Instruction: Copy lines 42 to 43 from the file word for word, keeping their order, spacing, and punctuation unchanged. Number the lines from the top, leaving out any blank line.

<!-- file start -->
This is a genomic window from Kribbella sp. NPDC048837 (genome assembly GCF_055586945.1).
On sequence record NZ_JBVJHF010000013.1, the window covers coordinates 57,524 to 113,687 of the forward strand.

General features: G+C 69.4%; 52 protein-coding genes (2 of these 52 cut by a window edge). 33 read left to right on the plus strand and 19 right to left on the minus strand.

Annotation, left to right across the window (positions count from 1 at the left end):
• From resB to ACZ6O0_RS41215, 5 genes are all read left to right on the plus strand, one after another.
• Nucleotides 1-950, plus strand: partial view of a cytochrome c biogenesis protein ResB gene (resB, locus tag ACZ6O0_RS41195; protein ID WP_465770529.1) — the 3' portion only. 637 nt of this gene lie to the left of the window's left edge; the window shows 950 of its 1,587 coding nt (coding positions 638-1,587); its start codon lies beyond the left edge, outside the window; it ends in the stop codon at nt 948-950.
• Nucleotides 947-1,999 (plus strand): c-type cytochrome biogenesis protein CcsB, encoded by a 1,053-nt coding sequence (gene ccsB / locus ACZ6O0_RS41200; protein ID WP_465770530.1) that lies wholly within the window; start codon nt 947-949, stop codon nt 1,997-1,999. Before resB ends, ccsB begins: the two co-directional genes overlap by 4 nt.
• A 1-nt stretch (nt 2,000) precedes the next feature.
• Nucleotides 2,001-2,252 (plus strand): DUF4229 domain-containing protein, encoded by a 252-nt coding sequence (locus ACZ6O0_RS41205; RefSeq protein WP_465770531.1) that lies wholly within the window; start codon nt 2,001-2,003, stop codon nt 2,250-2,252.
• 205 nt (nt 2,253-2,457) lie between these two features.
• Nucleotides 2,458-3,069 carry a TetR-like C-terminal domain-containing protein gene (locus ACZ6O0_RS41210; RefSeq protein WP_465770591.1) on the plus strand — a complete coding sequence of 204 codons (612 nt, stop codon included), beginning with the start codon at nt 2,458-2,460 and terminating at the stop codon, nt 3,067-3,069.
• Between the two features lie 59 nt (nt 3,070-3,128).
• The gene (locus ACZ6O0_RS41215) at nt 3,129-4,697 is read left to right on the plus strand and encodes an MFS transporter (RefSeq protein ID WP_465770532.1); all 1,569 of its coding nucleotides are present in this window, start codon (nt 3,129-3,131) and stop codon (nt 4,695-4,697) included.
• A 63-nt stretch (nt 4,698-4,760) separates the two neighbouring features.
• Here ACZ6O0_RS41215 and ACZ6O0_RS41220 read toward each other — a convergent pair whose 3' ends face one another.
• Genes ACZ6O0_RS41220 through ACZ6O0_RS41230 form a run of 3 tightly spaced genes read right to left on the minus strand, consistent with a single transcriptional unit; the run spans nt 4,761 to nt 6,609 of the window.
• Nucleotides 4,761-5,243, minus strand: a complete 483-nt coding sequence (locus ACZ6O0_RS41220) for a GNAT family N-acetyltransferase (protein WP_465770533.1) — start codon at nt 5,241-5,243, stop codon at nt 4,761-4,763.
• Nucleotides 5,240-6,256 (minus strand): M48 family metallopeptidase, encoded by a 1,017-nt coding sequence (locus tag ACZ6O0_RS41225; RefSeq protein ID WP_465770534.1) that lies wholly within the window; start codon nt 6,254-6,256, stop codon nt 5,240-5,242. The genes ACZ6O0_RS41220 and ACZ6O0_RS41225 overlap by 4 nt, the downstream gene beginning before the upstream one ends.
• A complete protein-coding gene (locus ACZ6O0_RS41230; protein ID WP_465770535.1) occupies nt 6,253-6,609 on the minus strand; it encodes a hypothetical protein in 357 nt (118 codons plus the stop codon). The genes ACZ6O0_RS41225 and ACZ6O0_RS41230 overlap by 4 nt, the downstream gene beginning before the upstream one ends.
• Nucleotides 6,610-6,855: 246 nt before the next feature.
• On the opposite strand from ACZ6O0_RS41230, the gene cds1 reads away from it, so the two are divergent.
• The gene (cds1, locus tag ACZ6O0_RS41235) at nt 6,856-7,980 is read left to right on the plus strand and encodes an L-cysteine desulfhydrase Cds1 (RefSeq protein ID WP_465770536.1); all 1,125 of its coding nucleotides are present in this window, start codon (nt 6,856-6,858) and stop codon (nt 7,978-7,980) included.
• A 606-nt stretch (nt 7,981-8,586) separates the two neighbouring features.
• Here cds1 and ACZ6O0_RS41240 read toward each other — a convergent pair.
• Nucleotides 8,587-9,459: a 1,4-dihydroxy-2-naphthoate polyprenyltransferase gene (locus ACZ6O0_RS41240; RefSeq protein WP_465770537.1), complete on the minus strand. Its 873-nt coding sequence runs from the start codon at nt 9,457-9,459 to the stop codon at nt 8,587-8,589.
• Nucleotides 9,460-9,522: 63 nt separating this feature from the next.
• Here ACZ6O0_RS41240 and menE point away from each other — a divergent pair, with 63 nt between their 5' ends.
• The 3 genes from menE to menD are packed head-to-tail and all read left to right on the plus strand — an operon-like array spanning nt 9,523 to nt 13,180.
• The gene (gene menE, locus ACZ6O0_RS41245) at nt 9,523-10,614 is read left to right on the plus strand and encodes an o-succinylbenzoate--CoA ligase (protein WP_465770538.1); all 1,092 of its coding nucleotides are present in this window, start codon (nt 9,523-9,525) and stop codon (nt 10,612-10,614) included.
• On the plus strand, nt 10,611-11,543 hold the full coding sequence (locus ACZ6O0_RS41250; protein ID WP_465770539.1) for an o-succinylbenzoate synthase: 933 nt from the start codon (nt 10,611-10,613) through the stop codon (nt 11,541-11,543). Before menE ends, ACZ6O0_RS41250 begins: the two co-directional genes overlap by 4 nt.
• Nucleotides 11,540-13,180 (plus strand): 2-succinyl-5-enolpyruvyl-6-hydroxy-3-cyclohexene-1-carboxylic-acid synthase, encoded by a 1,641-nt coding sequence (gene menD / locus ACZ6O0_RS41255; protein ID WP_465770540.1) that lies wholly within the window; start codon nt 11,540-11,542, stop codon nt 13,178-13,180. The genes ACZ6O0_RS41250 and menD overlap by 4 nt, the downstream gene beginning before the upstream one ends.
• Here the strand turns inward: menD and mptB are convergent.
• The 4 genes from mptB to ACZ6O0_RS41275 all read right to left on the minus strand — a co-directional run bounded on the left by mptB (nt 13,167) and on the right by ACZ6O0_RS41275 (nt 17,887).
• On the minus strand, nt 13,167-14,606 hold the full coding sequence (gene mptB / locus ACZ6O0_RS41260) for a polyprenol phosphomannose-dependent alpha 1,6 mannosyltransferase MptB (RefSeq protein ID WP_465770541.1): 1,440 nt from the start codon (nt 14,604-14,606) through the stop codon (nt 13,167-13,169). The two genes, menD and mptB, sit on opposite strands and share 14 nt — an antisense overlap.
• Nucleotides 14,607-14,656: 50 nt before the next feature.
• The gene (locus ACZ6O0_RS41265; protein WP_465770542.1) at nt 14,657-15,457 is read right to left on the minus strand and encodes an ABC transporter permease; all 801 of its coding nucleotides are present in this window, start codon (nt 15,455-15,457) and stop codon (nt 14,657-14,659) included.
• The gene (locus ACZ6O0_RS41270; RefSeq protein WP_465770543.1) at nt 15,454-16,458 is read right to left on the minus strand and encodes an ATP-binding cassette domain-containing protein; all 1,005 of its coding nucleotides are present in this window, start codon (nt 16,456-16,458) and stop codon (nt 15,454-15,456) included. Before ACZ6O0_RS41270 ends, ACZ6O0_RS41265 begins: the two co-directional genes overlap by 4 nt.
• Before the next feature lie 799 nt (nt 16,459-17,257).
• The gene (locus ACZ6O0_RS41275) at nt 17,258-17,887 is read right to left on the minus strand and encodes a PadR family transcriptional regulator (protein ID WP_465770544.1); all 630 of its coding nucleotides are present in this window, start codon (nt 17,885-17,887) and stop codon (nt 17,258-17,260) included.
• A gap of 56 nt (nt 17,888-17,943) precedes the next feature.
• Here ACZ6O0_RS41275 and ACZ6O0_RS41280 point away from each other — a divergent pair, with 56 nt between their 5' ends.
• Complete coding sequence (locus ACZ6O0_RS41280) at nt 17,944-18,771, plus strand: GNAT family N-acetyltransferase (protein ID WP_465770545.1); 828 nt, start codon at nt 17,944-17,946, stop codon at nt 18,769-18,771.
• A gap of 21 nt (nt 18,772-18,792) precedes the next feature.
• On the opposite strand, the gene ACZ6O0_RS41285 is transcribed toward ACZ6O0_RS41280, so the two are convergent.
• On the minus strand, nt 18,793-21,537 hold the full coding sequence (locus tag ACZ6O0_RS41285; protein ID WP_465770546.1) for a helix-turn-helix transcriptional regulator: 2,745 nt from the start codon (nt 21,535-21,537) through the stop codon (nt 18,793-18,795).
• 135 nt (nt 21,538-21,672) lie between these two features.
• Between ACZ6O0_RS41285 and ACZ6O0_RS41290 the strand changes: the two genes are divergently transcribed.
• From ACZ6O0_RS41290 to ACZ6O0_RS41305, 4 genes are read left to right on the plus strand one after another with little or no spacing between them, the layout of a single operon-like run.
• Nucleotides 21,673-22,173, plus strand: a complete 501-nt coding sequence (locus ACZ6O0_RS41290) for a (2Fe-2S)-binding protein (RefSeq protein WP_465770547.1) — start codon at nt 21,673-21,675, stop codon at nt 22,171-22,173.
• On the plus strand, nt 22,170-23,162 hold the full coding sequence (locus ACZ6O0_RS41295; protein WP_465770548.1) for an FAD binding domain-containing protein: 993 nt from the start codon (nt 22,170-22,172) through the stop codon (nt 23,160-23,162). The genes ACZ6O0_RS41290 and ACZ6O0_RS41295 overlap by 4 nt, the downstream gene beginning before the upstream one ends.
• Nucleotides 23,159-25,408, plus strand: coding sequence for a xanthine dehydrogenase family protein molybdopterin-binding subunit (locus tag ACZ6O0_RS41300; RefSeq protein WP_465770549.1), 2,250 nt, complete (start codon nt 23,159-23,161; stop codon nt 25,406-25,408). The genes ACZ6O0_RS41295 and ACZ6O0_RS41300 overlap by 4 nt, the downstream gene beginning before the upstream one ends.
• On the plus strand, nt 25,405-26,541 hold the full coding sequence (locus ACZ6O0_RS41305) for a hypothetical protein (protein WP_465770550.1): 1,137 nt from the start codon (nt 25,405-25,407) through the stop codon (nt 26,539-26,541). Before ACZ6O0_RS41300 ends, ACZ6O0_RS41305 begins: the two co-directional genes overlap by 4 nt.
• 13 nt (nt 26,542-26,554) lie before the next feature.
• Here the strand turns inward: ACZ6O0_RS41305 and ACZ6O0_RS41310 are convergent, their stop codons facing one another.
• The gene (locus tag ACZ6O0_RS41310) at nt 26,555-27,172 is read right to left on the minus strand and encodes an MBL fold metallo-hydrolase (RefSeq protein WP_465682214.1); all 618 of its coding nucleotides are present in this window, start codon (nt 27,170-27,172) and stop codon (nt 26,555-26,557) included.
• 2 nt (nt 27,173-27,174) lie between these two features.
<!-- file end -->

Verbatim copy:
• Complete coding sequence (locus ACZ6O0_RS41280) at nt 17,944-18,771, plus strand: GNAT family N-acetyltransferase (protein ID WP_465770545.1); 828 nt, start codon at nt 17,944-17,946, stop codon at nt 18,769-18,771.
• A gap of 21 nt (nt 18,772-18,792) precedes the next feature.